I recently wrote a distinctive teenage female character named Cady LaBrie. She’s not what you’d call “sweet.” She’s definitely not the picture of human kindness. She’s not knock ‘em dead gorgeous, as many female protagonists of books and movies seem to be. (Not that beauty is a redeeming characteristic.) And Cady’s certainly not selfless. If you get to know her, you may not like her… To be honest, sometimes I didn’t, and I created her.
Question: Is it necessarily a bad thing to dislike a female protagonist in YA fiction? Or is it okay to recognize her weaknesses, possess a healthy respect for her strengths, and still not be particularly fond of her?
Cady LaBrie is a fierce female character. Despite a secret desire to fit in, she accepts that she doesn’t and probably never will. Unwilling to forfeit the status as her parents’ “perfect child,” Cady has long refused to break the rules—she won’t attend parties or drive too fast or leave her homework undone. But even as she’s following the rules, she can be ruthless. Cady refuses to bond with her twin brother when he returns from rehab because the potential for hurt, if he relapses, is too great a risk to her fragile heart. And she breaks a promise to the homeless boy she and her BFF Cooper briefly take under their wing—for the purpose of completing the items on the Weekend Bucket List—because she sees him as a threat to a possible romance with Cooper.
But within the safety zone of her longtime friendship with Cooper Murphy, Cady is something of a ringleader. She possesses the initiative to dream big and the power to set her ideas into motion. Some of her plans may not seem particularly over the top to you. For example, she planned an acceptable alternative to the junior prom—both Cady and Cooper refuse to dance—that featured eighties music streamed on a boom box, an oversized bucket of Kentucky Fried Chicken, and a spectacular evening view of Tamarack Lake, all to be consumed by her strict 10PM curfew. But for a small-town girl with seriously overprotective parents, Cady’s a mover and a shaker. Once a notion takes root in her brain, there’s no yanking it out. No matter how hard you pull.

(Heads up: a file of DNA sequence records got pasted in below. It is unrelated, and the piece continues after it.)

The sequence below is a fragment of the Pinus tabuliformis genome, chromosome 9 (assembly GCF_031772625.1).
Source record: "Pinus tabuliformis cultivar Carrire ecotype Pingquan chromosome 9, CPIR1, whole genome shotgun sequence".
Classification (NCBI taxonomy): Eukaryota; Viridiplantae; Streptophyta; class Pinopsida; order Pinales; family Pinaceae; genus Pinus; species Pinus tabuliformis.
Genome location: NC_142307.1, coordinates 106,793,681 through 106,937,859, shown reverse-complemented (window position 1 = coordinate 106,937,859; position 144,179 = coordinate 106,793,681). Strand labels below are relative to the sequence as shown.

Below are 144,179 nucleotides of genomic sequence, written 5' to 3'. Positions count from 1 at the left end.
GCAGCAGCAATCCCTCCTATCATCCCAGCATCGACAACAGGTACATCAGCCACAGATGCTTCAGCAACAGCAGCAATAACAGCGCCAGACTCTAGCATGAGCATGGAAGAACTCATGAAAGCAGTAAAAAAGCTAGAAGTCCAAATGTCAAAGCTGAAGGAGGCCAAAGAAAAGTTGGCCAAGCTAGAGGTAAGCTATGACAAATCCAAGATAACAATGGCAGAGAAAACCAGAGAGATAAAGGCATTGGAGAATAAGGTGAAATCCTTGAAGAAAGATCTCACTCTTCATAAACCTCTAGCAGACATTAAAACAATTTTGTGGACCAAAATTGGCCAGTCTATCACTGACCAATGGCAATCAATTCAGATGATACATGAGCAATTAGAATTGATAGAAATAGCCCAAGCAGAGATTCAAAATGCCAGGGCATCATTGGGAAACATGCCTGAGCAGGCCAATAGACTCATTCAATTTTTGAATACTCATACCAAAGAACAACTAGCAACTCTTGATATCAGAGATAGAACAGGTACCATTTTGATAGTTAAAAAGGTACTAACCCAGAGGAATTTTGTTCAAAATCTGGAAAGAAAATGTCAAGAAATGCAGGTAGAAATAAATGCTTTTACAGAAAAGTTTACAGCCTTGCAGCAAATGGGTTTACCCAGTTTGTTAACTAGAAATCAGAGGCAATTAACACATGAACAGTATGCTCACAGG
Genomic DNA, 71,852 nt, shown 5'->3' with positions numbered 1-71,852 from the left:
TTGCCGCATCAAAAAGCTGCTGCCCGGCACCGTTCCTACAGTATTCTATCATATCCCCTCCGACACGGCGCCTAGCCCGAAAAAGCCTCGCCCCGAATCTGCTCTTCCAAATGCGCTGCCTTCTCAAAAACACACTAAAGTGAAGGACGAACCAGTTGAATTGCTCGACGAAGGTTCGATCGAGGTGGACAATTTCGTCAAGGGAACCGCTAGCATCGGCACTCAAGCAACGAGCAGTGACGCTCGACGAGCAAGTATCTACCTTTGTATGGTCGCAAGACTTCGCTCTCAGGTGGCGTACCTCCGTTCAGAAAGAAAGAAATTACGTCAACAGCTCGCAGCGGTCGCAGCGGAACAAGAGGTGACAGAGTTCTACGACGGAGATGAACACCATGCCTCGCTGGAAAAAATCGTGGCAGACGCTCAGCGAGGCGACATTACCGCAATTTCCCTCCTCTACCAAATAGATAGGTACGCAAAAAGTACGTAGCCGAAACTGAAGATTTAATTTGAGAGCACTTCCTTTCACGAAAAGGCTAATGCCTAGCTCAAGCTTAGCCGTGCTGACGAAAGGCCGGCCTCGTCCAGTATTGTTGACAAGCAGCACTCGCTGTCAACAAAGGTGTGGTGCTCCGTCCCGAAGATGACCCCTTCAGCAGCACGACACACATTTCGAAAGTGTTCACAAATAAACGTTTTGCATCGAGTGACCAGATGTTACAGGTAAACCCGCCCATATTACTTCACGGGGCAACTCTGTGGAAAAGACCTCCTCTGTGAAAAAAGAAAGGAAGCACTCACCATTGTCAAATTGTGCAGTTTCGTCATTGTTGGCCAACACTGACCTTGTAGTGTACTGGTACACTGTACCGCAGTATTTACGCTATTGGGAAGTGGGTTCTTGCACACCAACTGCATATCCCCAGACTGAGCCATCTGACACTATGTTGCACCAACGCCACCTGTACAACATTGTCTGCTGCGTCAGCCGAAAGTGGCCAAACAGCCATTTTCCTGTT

Don’t get me wrong, Cady may be fierce, but she’s not strong all the time. Sometimes she’s scared and needy, which accounts for a measure of her power over Cooper. I think of Cady as a paradox of strength and fragility. Most of the time, she’s opinionated and brave enough to voice her beliefs, if only to her audience of one teenage boy, and later in the book, two. By being bossy, and even intimidating at times, Cady negotiates difficult and painful interactions at home and at school. She’s come away with the realization that the best defensereally can be a good offense. So, sure, sometimes Cady’s prickly, but other times she’s soft. Cooper lives in fear of her rare moments of tearfulness. I’ll put it this way: Cady’spower faucet runs hot and cold, always hard to predict, leaving a reader wary.
In her alternating behavior—cruel and then kind and then cruel again—Cady proves that she is the polar opposite of the traditional, well-behaved “perfect” female character. But then, why should she be? (Yes, we’re back to the original question.) Are female characters obliged to play by the rules? Try looking at it this way: Have you met a teenage girl who doesn’t sometimes recklessly strive for what she wants, even when she knows that it isn’t what she needs? Have you encountered a female teen who doesn’t, on occasion, behave selfishly? Is every female teenager you know a fountain of sensitivity? (Is anybody?) Have you closely related to a teenage girl who hasn’t cut you with sarcasm?